Next, we further examined the tumorigenic and metastatic characteristics of PTU cells using an in vivo syngeneic study. 5 × 105 PT or PTU cells were intraperitoneally (IP) injected into 7 weeks old C57BL/6 wild-type female mice, respectively. At 8 weeks post-IP injection, both PTU cell lines (PTU 63174 and PTU 63175) developed large tumors throughout the peritoneal cavity with 100% ascites formation, whereas IP injection of PT 1988 cells led to the development of very small tumors with no ascites development (Figs. 5G, S4C). Collectively, PTU spheroids showed increased spheroid formation ability with invasive and disseminated phenotypes, and USP13 expression level seems to correlate with these phenotypes. Moreover, robust tumorigenic and metastatic features of PTU cell lines were preserved in a syngeneic animal study. These data from 3D culture conditions and a syngeneic in vivo mouse study support that USP13 not only plays a role in ovarian tumorigenesis but also is critical for ovarian cancer cell invasion and metastasis.
USP13 overexpression affects cancer cell response to chemotherapeutics and ATK inhibitor
HGSOC are known to be highly responsive to initial chemotherapy such as paclitaxel or cisplatin, which are first-line treatments for the advanced ovarian cancer [34, 35]. PT and PTU cancer cells were treated with paclitaxel or cisplatin, and cell viability was measured using an MTT assay. PTU cells (PTU 63175) were more sensitive to paclitaxel compared to PT cells (Fig. 6A). In contrast, PTU 63174 and PTU 63175 cells were more resistant to cisplatin treatment compared to PT cells (Fig. 6B). The PI3K/AKT/mTOR pathway is frequently activated in HGSOC [10, 12]. Co-occurrence of USP13 amplification and PI3K/AKT pathway alteration has been found in HGSOC (Fig. 1B). Therefore, we examined a combinatory effect of ATK inhibition and USP13 inhibition on USP13-overexpressing PTU cancer cells. Interestingly, PTU 63714 cells were most resistant to the pan-AKT inhibitor MK-2206 (Fig. 6C). PTU 63174 cells (IC50, 11.17 μM) and PTU 63175 (IC50, 9.62 μM) were relatively more resistant to MK-2206 treatment than PT cells (IC50, 8.82 μM). Compared to a single treatment of MK-2206, co-treatment of Spautin-1 and MK-2206 decreased cell viability of both PT and PTU cells (Fig. 6D–F).
In the present study, we developed a conditional overexpressing USP13 knock-in (Usp13LSL) mouse model. We combined this mouse model with Trp53flox and Ptenflox genetic background to investigate the function of USP13 in ovarian cancer development. This novel ovarian cancer GEMM recapitulates the clinical feature of human HGSOC. The ability of USP13 to enhance tumorigenesis and metastasis, to our knowledge, has not been previously reported. OSE-derived USP13 overexpression promoted the development of ovarian tumors, which are similar to that observed in women, with several characteristics of HGSOC, including poorly differentiated serous histology, peritoneal metastasis, development of malignant ascites, and enhanced sensitivity to cisplatin and paclitaxel. OSE-derived PTU tumors also revealed significantly enhanced metastatic spread throughout the peritoneal cavity with frequent development of hemorrhagic ascites.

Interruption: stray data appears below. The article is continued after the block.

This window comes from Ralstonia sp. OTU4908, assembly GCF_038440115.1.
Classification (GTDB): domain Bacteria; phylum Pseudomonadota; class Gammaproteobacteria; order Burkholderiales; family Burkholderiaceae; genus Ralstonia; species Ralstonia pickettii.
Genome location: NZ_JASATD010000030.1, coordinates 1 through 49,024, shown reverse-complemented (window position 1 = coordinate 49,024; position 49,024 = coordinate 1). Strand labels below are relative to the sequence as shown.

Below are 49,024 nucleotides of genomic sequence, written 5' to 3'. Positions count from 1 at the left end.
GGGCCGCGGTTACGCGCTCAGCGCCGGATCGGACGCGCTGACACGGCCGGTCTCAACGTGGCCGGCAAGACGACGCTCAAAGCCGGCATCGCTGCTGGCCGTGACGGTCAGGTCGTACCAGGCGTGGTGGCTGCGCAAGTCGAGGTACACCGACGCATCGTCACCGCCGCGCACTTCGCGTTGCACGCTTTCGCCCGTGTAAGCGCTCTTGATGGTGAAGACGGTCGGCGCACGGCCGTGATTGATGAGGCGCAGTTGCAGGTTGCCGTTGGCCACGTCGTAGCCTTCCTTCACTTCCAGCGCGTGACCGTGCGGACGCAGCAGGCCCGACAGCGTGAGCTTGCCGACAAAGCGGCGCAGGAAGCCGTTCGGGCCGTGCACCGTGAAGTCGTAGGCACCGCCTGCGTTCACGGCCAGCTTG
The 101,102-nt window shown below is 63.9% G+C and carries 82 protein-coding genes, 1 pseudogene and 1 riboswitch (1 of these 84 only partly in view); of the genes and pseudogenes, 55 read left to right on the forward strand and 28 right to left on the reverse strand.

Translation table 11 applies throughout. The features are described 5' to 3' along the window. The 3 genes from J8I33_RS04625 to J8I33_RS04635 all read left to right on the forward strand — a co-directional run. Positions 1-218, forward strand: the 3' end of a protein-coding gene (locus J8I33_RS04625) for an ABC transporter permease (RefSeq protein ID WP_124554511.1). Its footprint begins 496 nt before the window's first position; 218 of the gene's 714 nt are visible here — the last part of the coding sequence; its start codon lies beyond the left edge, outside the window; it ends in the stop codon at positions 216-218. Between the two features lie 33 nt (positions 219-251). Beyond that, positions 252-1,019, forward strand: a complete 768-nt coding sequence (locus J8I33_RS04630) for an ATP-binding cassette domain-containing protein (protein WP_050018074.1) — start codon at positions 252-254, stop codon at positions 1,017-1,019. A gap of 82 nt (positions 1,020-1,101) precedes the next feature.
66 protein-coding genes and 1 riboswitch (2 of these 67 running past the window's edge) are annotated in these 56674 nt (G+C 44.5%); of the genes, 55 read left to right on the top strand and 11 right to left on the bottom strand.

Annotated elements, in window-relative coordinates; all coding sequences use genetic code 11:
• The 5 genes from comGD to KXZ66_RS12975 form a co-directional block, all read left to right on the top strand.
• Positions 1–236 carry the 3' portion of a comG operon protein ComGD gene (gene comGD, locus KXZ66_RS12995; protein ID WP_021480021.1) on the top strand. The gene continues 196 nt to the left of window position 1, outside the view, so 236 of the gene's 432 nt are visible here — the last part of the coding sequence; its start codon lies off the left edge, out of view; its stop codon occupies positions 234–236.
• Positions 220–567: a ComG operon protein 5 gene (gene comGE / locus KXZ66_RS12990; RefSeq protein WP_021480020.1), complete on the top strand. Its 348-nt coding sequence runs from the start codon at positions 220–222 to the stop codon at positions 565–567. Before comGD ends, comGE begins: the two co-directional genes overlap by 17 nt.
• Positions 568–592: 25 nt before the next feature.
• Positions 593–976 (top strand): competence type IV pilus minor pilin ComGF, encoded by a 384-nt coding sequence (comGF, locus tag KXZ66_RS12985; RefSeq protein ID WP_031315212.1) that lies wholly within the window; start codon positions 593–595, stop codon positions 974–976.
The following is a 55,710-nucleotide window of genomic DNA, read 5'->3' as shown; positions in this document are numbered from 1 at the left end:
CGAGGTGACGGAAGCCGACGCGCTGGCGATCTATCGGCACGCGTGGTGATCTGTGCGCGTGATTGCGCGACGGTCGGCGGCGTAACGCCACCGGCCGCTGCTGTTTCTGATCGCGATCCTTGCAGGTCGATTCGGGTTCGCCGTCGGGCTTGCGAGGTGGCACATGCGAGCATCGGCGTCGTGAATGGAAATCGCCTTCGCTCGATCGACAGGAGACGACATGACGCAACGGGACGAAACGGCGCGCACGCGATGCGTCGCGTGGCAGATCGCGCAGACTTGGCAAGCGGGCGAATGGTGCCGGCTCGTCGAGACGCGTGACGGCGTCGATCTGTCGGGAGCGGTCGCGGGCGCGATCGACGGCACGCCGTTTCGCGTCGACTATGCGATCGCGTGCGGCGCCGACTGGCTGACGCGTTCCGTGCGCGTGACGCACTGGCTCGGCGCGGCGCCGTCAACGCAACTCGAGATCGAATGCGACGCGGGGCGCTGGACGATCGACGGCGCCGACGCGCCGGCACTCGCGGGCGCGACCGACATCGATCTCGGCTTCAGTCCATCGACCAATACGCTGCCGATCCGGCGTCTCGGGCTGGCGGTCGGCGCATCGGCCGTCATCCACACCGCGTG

The molecular mechanism of USP13 in hyperplastic transformation of murine OSE is currently unclear. Also, it is not clear whether or how the USP13, p53, and PTEN signaling cascades work together to promote transformation and metastasis in this PTU ovarian cancer GEMM. Previous studies on USP13 may suggest potential molecular mechanisms by which USP13 promotes ovarian tumorigenesis or progression. For example, USP13 is involved in inducing Beclin-1-mediated autophagy . Although autophagy prevents tumorigenesis in normal cells, it can promote the survival of cancer cells by providing essential building blocks for cell growth, cancer cell stemness, and cell migration and invasion [36,37,38,39,40,41]. Therefore, USP13-mediated Beclin-1 stabilization could promote autophagy of ovarian cancer under metabolic stress conditions, and it could be one of the possible mechanisms for the enhanced ovarian tumor metastasis in PTU mice. USP13 can regulate microphthalmia-associated transcription factor (MITF), an essential modulator of melanoma growth . USP13 also functions as an oncogene by stabilizing MCL1 apoptosis regulator (MCL1) in lung and ovarian cancer cells . USP13 also regulates the RAP80-BRCA1 complex dependent DNA damage response by deubiquitinating Receptor-associated protein 80 (RAP80) , and is negatively involved in innate immunity by stabilizing Stimulator of interferon genes (STING) . However, USP13 also appears to stabilize PTEN, implicating a tumor-suppressive role for USP13, at least in breast cancer . In our previous study, we identified that USP13 increased both energy production and biosynthesis in human ovarian cancer cells by stabilizing Oxoglutarate Dehydrogenase (OGDH) and ATP Citrate Lyase (ACLY), which are key metabolic enzymes driving the reprogramming of ovarian cancer cell metabolism . The contributions of PTEN and TP53 dysregulation have been reported in human ovarian cancer and mouse models [44,45,46,47]. Previous animal studies also show that PTEN loss accelerates tumor development in related HGSOC GEMMs [48, 49]. Previously, knockdown of USP13 sensitized USP13-overexpressing human ovarian cancer cells to the treatment of AKT inhibitor . Similarly, inhibition of USP13 sensitized primary PTU cancer cells to the effects of an AKT inhibitor (Fig. 6). This finding suggests that USP13 and PI3K/AKT may share a downstream pathway(s), which are important for ovarian cancer cell survival as well as tumorigenesis. USP13 amplification in human HGSOC may contribute to the development of resistance of PI3K/AKT inhibitors in ovarian cancer, and targeting USP13 may overcome cancer cell resistance against targeted therapy for PI3K/AKT/mTOR pathway. Interestingly, PT and PTU cells respond to cisplatin and paclitaxel differently. One possible explanation is that chemo drugs could preferentially kill cells with higher proliferation rates. Indeed, PTU cells demonstrated a higher proliferation rate compared to PT cells. Therefore, the proliferation rate of our primary cancer cells might affect the sensitivity of cancer cells to chemotherapy. In addition, cancer cell metabolism or some other mechanism driven by USP13 that would increase sensitivity to paclitaxel. Currently, we do not know the molecular mechanism of how USP13 is related to chemosensitivity. USP13 enhanced metastasis and ascites development in GEMM (Fig. 3) and increased cancer cell migration, 3D-spheroid forming efficiency, and tumorigenesis in syngeneic mice (Fig. 5). Therefore, it may be possible that USP13 overexpression could increase cancer stemness, which also could increase cisplatin resistance. Future studies will focus on proteomics, metabolomics, and molecular mechanistic understanding of how USP13 promotes tumorigenesis and metastatic features of ovarian cancer.